• U.S. coal demand falls to the lowest level since 1984, with the power sector consuming just 677 million short tons last year, according to a new report from the Energy Information Administration. (FuelFix)

• President Trump’s top economic adviser praises the nation’s withdrawal from the Paris climate accord and says “coal will be competitive again.” (Reuters)
• President Trump praises new coal mines opening up, but those mines are producing metallurgic coal used in steelmaking, not power plants. (NPR)
• How a Wyoming coal town has regained optimism thanks to President Trump. (Washington Post)
• Southern Co. may drop the “clean coal” component of its Kemper plant in Mississippi, which the company says will only be viable under higher natural gas prices. (POWER Magazine)
• Tennessee Valley Authority says it will continue shutting old coal plants as it transitions to more natural gas and nuclear power, predicting that coal will represent just 15 percent of its energy mix by 2027. (Reuters)

OIL & GAS: A surge in U.S. drilling has restored more than 15,000 jobs nationally, with oil rig numbers increasing for the 20th week in a row. (FuelFix)

PIPELINES: Minnesota regulators are set to hold 22 public meetings on Enbridge’s plan to replace its Line 3 pipeline through the state. (Associated Press)

• Ohio’s energy sector may prove to be an economic test case for President Trump’s climate decision last week. (E&E News)
• The New York attorney general says Exxon Mobil is misleading investors about how it estimates the potential cost of climate-change regulations, saying the company’s calculations “may be a sham.” (New York Times)
• Secretary of State Rex Tillerson says despite pulling out of the Paris agreement, the U.S. will continue to reduce its carbon emissions. (Associated Press)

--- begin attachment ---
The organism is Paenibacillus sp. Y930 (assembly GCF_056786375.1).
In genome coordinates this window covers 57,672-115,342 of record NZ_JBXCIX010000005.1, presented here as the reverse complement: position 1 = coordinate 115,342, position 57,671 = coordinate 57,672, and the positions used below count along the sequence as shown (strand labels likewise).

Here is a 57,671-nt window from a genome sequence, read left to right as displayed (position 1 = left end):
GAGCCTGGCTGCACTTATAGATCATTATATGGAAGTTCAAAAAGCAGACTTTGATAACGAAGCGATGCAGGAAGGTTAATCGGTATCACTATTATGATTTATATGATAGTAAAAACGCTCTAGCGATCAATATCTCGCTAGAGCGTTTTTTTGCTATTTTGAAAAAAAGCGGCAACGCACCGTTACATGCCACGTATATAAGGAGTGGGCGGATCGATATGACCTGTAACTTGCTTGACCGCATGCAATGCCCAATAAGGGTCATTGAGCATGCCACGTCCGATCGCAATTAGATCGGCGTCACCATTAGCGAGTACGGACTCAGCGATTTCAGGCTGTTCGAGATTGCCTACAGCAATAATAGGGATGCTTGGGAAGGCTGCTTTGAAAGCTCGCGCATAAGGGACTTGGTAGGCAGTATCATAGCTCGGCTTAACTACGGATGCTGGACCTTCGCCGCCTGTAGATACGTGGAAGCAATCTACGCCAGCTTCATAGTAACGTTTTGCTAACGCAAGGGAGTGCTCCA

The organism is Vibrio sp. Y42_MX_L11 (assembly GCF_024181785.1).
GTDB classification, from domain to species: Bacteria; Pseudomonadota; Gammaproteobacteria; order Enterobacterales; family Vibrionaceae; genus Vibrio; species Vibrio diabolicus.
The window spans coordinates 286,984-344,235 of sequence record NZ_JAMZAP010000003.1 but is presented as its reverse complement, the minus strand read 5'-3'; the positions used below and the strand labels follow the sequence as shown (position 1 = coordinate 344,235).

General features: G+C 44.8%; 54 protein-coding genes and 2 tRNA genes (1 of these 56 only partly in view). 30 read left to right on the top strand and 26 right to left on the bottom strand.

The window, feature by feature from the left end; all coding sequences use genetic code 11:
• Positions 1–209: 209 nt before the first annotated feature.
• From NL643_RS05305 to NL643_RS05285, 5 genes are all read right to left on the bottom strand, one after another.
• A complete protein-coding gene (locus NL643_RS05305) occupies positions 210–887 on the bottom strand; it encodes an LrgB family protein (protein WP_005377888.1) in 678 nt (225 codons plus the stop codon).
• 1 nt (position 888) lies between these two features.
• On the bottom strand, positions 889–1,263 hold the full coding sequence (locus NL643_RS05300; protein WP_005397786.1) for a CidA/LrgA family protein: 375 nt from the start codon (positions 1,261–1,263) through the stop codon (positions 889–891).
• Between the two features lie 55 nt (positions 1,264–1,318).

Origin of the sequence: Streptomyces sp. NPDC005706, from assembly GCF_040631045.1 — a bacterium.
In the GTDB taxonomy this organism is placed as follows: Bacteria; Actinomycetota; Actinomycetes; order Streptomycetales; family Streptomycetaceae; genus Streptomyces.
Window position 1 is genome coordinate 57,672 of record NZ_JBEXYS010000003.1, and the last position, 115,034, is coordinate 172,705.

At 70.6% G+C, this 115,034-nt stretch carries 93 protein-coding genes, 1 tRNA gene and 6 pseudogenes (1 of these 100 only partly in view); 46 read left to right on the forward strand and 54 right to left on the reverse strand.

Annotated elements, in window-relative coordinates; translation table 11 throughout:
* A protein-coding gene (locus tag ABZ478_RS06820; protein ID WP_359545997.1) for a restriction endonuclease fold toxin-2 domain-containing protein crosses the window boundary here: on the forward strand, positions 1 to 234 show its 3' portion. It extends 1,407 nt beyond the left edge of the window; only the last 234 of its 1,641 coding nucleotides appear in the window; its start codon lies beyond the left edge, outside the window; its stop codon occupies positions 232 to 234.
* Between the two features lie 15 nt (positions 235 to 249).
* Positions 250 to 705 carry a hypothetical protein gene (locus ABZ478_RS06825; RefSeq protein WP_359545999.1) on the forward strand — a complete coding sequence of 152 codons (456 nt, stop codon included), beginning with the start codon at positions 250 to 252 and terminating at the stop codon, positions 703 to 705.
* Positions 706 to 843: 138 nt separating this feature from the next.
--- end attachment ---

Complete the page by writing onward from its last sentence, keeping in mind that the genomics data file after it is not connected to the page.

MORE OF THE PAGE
• White House officials are refusing to say whether President Trump still considers climate change a hoax. (New York Times)
The New York Times analyzes how rejecting climate science came to become a core tenet of the Republican party.

CAP-AND-TRADE: A bill to extend California’s cap-and-trade program beyond 2020 and place new restrictions on air pollutants fails in the state legislature. (Los Angeles Times)

SOLAR: The U.S. residential solar market is projected to decline this year, following at least 16 consecutive years of growth, according to a new report. (Bloomberg)

WIND: Turbine-maker Vestas predicts that wind energy will continue to attract major investment in the U.S. despite the country withdrawing from the Paris climate accord, “because it makes economic sense.” (Reuters)

STORAGE: As the need for industrial-scale batteries becomes more vital, the world is coming up with creative ways to store renewable energy. (New York Times)

SMART GRID: A new survey finds growing awareness about smart grid programs and services but still relatively low participation among U.S. energy customers. (Midwest Energy News)

• Tesla CEO Elon Musk may not be able to produce a battery-powered long-haul truck that’s competitive with today’s diesel burners due to range and cargo limitations, according to a new study. (Wired)
• Barry Woods, the director of EV innovation for Maine’s largest solar equipment installer, has become the state’s leading electric vehicle promoter. (Portland Press Herald)
• Tesla supporters want Louisiana’s governor to veto legislation the company says will threaten future sales of the vehicles in the state. (Associated Press)

BIOFUELS: A Wisconsin ethanol plant where three workers died from an explosion last week was reprimanded by federal safety inspectors in 2011 for not taking precautions against dust explosions. (Associated Press)

NUCLEAR: Recently released records show many costly mistakes at a nuclear project in South Carolina, which is $3 billion over budget and years behind schedule. (The State)

POLICY: The Trump administration’s budget cuts threaten America’s “Mission Innovation” pledge to double funding for energy innovation, which was made with 21 other countries and the European Union. (Greentech Media)

COMMENTARY: By withdrawing from the Paris climate agreement, President Trump has brought climate change into the national spotlight and catalyzed cities, states and businesses to take up the cause. (Huffington Post)

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